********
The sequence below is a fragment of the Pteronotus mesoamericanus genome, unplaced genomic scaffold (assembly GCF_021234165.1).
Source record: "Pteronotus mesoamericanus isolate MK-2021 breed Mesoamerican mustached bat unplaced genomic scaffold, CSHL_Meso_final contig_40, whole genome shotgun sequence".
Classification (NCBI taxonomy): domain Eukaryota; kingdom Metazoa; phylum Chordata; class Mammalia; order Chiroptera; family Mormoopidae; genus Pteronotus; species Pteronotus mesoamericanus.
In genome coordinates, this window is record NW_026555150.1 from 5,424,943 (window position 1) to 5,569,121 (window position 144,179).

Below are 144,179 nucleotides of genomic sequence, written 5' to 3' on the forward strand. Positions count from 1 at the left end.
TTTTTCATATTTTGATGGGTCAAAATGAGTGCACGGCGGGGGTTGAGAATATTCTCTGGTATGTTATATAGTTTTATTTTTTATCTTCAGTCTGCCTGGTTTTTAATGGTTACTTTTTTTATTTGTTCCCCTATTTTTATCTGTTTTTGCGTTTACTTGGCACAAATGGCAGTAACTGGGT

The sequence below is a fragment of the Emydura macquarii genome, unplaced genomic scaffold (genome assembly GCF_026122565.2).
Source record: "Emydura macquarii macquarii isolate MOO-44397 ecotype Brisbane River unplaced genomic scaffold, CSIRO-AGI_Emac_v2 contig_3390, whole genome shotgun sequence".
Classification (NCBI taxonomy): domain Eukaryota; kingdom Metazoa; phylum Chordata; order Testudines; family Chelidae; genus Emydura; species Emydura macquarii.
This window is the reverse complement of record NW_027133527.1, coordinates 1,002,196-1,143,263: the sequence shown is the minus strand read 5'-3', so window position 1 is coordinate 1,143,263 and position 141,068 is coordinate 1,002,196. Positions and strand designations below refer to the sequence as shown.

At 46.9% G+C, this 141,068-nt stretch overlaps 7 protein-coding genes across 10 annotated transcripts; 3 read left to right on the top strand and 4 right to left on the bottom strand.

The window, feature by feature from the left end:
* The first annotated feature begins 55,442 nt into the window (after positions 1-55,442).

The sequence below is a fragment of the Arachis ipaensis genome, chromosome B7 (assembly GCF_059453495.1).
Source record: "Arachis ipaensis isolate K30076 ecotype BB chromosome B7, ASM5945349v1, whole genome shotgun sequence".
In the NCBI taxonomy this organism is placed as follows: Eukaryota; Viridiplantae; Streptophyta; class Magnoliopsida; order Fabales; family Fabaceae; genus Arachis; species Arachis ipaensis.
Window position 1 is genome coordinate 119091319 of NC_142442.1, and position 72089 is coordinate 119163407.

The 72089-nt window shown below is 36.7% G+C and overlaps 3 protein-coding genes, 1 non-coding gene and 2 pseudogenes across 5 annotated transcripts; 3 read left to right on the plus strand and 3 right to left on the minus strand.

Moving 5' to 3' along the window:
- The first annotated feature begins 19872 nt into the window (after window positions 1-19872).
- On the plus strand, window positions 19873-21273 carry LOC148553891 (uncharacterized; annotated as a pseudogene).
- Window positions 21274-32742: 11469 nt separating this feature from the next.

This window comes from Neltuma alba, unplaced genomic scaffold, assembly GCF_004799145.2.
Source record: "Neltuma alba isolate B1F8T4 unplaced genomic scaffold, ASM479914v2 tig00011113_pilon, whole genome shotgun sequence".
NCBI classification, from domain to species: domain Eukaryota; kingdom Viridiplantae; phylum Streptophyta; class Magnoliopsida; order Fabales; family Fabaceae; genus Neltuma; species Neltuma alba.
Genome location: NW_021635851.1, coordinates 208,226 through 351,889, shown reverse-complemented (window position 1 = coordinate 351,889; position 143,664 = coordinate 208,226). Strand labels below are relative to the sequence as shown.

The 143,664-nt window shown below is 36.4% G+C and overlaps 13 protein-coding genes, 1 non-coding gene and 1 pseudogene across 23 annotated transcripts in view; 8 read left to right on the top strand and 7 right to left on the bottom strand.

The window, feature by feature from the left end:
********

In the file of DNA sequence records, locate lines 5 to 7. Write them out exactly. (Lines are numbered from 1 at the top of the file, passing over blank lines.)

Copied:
Below are 144,179 nucleotides of genomic sequence, written 5' to 3' on the forward strand. Positions count from 1 at the left end.
TTTTTCATATTTTGATGGGTCAAAATGAGTGCACGGCGGGGGTTGAGAATATTCTCTGGTATGTTATATAGTTTTATTTTTTATCTTCAGTCTGCCTGGTTTTTAATGGTTACTTTTTTTATTTGTTCCCCTATTTTTATCTGTTTTTGCGTTTACTTGGCACAAATGGCAGTAACTGGGT

The sequence below is a fragment of the Emydura macquarii genome, unplaced genomic scaffold (genome assembly GCF_026122565.2).